Such is the state of the Republican Party these days that the greatest offense its candidates could find in Texas governor Rick Perry's political history is his interest in saving the lives of girls and young women.
In 2007, Perry signed an executive order to have Texas girls 12 years old and older immunized against human papillomavirus (HPV). This virus is known to lead to cervical cancer, and the vaccine significantly decreases the chance of getting this cancer.
Presidential candidate Michelle Bachman had this to say about the decision.
"I'm a mom and I'm a mom of three children and to have them make 12-year old girls be forced to have a government injection through an executive order is just flat out wrong. That should never be done. That is a violation of a liberty interest."
So, Ms. Bachmann, have you had your children vaccinated against polio, measles, small pox, or tetanus? Or, as a mother, did you leave your children vulnerable to these disease?
There are those who do not want their children to be vaccinated against HPV because they do not want to encourage their children to have pre-marital sex.
Let's set aside the fact that one can get the virus from a marital partner who turns out to be less than fully faithful, or from rape, and focus on this argument for a moment.
Morally, this argument shares a lot of moral ground with the practice in some culture of killing (usually by stoning) women and girls caught having sex outside of marriage. It even shares the fact that these executions sometimes involve the victims of rape. The one difference is that, in those cultures, the guardians of household "honor" are willing to kill the women and girls themselves and take responsibility for their actions. American honor killings by proxy involve setting things up for a virus to do the honor-killing, so the defenders of family "honor" can say, "I didn't do this."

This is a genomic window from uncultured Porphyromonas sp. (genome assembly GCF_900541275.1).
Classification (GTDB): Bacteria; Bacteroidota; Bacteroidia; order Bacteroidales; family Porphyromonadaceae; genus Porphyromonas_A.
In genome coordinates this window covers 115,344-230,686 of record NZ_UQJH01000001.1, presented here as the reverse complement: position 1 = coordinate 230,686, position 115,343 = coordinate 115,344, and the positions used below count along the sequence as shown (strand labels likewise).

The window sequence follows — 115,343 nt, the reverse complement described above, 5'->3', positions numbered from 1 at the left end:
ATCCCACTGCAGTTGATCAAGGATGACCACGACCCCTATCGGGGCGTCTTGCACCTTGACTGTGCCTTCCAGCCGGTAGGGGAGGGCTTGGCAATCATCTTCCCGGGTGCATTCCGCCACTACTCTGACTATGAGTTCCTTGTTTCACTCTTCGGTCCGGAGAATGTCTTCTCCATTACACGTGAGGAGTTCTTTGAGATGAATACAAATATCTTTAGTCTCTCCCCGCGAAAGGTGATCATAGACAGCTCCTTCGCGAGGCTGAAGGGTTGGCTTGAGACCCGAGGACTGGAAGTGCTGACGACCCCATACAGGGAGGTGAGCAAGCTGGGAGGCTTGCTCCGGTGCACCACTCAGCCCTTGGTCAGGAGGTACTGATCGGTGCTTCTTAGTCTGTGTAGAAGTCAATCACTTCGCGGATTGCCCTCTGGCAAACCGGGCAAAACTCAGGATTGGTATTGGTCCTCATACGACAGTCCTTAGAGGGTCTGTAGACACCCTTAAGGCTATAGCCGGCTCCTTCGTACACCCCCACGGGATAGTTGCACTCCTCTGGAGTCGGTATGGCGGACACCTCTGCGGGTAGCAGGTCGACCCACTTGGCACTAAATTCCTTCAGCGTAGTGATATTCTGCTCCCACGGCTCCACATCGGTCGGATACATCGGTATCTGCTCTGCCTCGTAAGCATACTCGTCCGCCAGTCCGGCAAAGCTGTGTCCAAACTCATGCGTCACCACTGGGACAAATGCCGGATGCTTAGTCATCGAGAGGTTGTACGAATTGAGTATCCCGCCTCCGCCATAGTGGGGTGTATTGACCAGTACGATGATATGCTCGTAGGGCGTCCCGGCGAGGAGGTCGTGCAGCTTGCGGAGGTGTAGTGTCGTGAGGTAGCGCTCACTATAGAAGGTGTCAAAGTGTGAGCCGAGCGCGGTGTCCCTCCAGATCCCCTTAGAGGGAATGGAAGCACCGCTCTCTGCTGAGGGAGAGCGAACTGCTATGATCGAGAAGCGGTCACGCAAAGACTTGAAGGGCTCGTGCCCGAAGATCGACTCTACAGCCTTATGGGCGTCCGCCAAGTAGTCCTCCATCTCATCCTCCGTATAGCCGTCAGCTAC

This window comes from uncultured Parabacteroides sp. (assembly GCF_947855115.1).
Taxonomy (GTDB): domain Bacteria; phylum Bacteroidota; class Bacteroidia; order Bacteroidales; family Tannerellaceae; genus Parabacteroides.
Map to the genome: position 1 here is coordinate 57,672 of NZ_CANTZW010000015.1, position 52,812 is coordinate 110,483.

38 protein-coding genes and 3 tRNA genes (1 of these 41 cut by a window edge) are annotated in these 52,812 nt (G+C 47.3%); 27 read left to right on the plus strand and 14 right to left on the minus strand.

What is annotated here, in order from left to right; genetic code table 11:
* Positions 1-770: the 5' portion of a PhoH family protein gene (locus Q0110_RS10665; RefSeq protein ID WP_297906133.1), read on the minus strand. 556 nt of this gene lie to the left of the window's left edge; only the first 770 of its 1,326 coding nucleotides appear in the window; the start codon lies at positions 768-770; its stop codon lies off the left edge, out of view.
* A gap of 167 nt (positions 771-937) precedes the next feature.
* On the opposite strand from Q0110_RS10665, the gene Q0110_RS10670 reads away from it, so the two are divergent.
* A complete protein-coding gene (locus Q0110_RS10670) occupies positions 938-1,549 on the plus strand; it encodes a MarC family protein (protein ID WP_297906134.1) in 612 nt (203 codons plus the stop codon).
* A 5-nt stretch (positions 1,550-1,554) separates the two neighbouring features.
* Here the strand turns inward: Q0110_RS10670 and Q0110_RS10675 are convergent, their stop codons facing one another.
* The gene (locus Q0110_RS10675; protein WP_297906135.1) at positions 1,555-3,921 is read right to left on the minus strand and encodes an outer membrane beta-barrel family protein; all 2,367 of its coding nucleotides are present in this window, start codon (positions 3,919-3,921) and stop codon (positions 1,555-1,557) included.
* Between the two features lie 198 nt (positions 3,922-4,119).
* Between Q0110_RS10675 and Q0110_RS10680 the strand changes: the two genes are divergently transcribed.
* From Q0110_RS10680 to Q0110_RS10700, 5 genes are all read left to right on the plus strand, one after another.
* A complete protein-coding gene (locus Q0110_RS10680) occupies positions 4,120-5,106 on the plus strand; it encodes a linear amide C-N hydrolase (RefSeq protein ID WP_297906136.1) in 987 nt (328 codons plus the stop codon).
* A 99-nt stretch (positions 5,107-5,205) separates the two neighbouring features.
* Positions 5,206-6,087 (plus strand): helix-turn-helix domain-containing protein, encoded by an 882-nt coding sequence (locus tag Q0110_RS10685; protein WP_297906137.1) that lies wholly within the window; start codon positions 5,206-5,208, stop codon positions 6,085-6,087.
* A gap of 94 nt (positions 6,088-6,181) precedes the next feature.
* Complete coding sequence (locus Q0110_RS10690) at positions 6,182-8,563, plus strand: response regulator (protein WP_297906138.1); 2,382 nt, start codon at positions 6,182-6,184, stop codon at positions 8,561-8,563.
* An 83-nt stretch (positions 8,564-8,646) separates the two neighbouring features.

However, we can trace the fact of the woman's death to facts about the moral character of those who did not care to protect her from that death.
"But I love my daughter," many of these defenders of honor would say. "How dare you say that I do not."
I would bet that parents in other cultures who intentionally kill their children for reasons of honor also claim to love their children. Indeed, they might even say that love is what motivated them to do the killing.
Hey, whatever helps you sleep at night, right?
I wonder if Bachmann recognizes that these liberty interests she talks about have limits. Parents have no liberty to best or rape their children. Nor do they have a right to lock their children in cages. Hey are obligated to see that their children get an education and are properly fed.
Children do foolish things, and one of the obligations of a parent is to make sure that the immature and poorly considered actions of a child do not get her maimed or killed. It is not a part of this description to cheer for or carry out her killing.
And now, let us bring back the fact that, in some cases, the woman or child has not done anything foolish. In some cases, she was the victim of a violent crime or of another person's careless disregard for her welfare.
Perhaps Bachmann's protest is not against forcing parents to protect their children from a potentially fatal illness, but the fact that Perry acted through an executive order rather than through the legislature.
I would agree - Perry should have gone through the legislature. he should have fought for it openly and he should have won.
However, the Texas legislature made clear their preference for honor-killings by viral proxy over child welfare when they passed revoking the executive order. Perry signed the law, saying that the legislature clearly had the votes to override the veto. This tells us how important honor-killing by proxy is to the people of Texas.
Now, Bachmann has added phony claims about the immunization causing mental retardation. I'll have more to say on what this tells us about Bachmann's moral character - and Perry's in my next post.